Egyptian Goddess Maat, 664-332 B.C. (Walters Art Gallery)
The secret to understanding the daily life and culture of ancient Egypt under its great rulers and pharaohs is right before our eyes—in its art and architecture. Examinations of these vast treasures reveal how they influenced Egyptian cultural identity and how religion shaped artistic production.
Using evidence from the most recent archaeological discoveries, Egyptologist Jacquelyn Williamson surveys the social and historical realities of this civilization from its early pyramids through the art created under King Akhenaten, who upended centuries of tradition to created new artistic conventions.
9:30–10:45 a.m. Understanding Egyptian Art: The Origins of an Artistic Tradition
The iconography of Egypt appears fully formed in the early dynastic period. No deity was as influential as the winged goddess Maat, the symbol of the laws of truth and justice that provide the driving force behind all Egyptian art and architecture. The first pyramid was inspired by earlier mud-brick structures that were as massive and awe-inspiring as anything the Egyptians ever built.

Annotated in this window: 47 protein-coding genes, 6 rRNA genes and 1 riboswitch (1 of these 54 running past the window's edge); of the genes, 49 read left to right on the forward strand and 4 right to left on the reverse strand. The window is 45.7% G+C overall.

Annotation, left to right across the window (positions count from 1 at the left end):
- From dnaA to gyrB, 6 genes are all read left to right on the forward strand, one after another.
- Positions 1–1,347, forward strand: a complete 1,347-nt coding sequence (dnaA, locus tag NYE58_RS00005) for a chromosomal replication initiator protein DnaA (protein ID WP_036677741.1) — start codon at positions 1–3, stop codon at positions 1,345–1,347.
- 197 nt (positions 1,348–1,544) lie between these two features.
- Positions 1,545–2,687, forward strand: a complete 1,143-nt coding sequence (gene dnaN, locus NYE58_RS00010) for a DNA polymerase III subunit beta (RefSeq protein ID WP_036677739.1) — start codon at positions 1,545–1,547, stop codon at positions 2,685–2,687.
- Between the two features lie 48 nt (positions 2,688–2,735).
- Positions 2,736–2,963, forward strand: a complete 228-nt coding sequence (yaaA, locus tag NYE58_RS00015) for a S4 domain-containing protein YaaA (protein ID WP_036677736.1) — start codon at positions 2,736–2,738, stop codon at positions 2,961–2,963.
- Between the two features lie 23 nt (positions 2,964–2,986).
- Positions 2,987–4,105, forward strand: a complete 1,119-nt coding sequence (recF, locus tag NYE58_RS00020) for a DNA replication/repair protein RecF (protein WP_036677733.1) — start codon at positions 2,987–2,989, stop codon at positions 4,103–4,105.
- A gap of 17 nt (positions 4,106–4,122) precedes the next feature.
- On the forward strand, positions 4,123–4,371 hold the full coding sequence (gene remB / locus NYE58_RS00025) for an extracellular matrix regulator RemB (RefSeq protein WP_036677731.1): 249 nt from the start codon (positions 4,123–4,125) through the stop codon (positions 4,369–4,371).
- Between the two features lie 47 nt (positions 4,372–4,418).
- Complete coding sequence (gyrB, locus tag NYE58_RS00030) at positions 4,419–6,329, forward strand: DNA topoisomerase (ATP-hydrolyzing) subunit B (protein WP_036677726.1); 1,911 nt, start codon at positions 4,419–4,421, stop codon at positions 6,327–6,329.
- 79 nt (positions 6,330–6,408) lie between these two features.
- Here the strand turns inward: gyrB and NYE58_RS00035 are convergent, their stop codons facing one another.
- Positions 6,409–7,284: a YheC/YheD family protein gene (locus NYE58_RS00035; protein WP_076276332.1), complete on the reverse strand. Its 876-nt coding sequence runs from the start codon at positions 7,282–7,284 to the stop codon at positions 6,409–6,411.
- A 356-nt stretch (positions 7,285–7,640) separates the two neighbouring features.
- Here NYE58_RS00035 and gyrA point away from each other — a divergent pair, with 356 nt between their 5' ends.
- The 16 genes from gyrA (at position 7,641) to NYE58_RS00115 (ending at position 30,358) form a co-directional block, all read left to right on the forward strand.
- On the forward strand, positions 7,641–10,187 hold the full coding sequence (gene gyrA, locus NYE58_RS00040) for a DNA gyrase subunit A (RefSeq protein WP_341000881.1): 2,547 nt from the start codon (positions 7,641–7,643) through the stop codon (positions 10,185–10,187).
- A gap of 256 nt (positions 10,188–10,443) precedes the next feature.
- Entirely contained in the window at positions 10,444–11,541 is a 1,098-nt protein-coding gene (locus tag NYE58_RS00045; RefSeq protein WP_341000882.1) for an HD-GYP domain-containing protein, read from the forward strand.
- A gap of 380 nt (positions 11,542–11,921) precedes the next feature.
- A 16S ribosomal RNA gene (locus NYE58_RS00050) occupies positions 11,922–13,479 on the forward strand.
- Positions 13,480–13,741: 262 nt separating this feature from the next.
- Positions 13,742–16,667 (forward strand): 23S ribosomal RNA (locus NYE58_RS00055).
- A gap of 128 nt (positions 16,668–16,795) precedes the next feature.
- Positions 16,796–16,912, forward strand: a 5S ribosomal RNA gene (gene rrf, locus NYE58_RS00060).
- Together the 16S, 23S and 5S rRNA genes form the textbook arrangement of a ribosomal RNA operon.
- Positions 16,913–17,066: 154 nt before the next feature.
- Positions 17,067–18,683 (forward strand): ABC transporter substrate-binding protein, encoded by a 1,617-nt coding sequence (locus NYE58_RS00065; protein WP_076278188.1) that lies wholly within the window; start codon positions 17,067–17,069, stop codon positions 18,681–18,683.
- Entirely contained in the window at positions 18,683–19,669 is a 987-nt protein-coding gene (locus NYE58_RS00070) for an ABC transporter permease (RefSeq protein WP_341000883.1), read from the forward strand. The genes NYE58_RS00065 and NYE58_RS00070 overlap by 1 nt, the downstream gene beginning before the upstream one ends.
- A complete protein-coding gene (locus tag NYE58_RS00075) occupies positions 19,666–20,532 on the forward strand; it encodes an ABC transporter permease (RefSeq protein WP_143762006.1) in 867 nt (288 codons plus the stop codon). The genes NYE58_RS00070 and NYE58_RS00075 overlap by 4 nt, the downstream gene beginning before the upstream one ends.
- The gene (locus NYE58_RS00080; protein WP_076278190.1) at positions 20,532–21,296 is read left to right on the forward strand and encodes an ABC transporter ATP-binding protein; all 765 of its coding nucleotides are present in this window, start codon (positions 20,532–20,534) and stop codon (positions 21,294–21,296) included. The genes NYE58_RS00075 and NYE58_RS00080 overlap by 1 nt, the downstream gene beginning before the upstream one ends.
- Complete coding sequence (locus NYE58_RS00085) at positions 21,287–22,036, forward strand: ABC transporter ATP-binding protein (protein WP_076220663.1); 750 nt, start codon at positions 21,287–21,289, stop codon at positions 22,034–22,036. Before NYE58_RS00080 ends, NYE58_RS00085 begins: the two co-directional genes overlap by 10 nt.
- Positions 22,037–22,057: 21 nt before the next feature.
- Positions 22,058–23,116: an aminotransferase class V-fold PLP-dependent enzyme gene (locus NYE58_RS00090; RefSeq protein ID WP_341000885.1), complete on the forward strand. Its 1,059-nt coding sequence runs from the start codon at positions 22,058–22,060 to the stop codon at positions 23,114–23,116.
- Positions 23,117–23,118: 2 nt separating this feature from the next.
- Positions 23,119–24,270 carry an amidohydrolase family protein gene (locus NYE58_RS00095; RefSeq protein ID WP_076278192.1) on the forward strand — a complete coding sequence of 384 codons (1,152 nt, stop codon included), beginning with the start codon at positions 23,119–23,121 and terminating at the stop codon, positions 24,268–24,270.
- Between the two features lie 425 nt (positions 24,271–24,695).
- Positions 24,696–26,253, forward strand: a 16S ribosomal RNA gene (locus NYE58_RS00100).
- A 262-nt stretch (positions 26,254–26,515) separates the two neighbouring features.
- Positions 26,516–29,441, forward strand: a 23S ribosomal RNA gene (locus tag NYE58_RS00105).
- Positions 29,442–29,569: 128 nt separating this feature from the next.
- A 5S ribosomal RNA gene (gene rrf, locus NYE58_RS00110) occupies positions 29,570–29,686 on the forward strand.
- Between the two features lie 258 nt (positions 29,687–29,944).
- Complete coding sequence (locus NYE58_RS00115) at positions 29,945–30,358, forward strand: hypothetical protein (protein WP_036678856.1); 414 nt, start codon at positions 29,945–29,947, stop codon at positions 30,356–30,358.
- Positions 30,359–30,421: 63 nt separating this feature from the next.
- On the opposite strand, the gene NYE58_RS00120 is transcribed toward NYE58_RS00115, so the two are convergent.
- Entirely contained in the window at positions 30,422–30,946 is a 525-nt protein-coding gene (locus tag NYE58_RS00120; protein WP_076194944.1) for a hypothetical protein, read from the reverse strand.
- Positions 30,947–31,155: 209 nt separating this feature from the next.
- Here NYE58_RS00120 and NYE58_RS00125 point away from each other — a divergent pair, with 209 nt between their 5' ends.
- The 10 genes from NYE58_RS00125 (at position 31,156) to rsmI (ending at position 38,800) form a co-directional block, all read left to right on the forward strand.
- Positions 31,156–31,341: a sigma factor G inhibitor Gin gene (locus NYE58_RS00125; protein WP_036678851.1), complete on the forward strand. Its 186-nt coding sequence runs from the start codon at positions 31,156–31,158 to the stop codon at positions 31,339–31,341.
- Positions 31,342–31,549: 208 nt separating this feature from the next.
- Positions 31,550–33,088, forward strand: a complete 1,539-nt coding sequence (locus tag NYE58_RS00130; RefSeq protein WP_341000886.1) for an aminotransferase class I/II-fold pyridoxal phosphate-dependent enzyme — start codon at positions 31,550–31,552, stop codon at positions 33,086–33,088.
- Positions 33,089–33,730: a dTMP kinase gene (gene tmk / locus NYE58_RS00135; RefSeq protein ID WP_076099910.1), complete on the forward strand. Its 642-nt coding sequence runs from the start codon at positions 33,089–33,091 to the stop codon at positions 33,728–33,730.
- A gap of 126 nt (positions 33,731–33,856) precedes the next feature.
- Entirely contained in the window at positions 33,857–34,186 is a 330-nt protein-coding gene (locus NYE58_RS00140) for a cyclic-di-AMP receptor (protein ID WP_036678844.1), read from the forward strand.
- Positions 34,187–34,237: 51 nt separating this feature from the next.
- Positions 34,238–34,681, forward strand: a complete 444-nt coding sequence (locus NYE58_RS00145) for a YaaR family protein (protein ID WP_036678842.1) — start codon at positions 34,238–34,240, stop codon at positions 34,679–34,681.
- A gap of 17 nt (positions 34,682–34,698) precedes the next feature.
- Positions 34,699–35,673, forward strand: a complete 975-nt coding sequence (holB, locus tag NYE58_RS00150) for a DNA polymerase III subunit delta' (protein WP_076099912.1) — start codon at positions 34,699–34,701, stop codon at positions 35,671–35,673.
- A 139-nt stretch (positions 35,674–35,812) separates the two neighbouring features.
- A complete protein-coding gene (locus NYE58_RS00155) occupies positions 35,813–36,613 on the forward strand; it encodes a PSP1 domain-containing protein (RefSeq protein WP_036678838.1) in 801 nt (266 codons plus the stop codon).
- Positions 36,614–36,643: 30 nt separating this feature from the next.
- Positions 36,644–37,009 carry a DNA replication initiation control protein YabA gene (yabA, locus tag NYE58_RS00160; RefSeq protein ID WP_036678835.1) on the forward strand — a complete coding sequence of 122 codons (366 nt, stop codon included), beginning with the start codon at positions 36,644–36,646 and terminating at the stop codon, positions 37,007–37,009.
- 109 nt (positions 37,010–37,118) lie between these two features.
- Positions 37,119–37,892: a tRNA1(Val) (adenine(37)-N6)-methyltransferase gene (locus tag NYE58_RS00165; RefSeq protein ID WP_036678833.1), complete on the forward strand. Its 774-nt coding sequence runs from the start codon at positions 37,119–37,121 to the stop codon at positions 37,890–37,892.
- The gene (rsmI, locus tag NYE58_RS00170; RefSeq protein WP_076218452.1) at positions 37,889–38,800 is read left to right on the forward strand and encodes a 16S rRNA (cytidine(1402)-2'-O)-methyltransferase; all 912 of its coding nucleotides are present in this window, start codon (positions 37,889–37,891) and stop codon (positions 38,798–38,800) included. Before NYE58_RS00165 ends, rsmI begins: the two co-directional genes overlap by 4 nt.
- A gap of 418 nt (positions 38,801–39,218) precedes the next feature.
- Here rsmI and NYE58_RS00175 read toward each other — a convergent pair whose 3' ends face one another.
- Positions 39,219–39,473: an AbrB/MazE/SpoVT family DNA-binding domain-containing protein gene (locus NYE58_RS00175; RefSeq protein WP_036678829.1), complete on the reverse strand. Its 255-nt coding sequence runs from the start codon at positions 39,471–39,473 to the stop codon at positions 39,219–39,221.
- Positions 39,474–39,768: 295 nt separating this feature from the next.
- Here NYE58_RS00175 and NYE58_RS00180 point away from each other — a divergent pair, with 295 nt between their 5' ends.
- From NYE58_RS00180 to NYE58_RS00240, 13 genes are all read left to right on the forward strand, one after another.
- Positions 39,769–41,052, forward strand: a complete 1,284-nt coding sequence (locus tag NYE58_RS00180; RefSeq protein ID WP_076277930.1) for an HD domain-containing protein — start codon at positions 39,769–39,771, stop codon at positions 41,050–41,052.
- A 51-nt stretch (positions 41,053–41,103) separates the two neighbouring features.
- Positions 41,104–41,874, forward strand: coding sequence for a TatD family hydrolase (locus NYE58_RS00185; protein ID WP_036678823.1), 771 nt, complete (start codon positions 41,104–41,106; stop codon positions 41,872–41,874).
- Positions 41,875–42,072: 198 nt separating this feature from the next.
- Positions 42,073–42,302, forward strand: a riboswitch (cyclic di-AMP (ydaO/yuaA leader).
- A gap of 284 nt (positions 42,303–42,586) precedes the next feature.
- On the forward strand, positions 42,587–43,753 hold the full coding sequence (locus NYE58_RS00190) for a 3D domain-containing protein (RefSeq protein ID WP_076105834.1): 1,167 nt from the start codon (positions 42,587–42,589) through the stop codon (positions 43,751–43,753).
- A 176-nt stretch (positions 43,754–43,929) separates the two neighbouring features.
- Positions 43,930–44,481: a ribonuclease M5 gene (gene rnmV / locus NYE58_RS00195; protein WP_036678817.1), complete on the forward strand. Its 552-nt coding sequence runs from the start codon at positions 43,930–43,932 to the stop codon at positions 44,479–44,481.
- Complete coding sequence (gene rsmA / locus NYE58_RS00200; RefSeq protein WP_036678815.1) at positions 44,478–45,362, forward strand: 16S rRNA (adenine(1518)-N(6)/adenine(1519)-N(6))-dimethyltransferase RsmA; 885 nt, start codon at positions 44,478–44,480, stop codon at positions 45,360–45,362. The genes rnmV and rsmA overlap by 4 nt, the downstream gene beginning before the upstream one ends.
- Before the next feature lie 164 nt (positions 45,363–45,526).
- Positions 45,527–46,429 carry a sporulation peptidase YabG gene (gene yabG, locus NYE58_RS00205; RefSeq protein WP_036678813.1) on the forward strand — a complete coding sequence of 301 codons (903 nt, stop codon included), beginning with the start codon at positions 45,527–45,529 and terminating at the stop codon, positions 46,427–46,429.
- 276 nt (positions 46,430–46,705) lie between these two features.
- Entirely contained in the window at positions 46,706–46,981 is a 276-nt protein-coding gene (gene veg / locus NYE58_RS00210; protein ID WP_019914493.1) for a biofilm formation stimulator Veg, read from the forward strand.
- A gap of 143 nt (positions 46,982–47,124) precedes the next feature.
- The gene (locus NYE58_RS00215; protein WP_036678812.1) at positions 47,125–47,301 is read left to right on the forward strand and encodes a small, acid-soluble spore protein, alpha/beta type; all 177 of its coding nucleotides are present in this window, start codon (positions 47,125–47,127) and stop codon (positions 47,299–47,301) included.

11 a.m.–12:15 p.m. Wonder and Majesty: The Art of the 4th Dynasty
Egyptian art flowers during the wealth and might of the 4th Dynasty, with its kings and elites embodied in statues that capture the elegance of eternity. The pyramids of the Giza plateau reflect only part of the engineering mastery and innovations introduced by the architects of this dynasty.
12:15–1:30 p.m. Lunch (participants provide their own)
1:30–2:45 p.m. The Elegance of Discord and the Beauty of Empire
The Middle Kingdom unified the country after a period of upheaval. The memory of this period, characterized by economic decline and civil war, inspired remarkable works of conceptual art that gave voice to the nation’s anxiety. In contrast, the stability and wealth of the 18th Dynasty—an era that even produced a female king—allowed art and architecture to flower in unexpected ways.
3–4:15 p.m. The Art of Heresy: Akhenaten and Nefertiti
Amunhotep III’s reign was one of the wealthiest and most artistically innovative in the 18th Dynasty. His son Akhenaten ushered in a period of great artistic industry as well, but in an unexpected way: He and his wife Nefertiti broke entirely with tradition by claiming that no gods existed but one, the sun god called the Aten. Their heresy inspired some of the most visually arresting art works in history.
Williamson is an assistant professor of ancient art and archaeology at George Mason University.
World Art History Certificate elective: Earn 1 credit*
*Enrolled participants in the World Art History Certificate Program receive 1 elective credit. Not yet enrolled? Learn about the program, its benefits, and how to register here.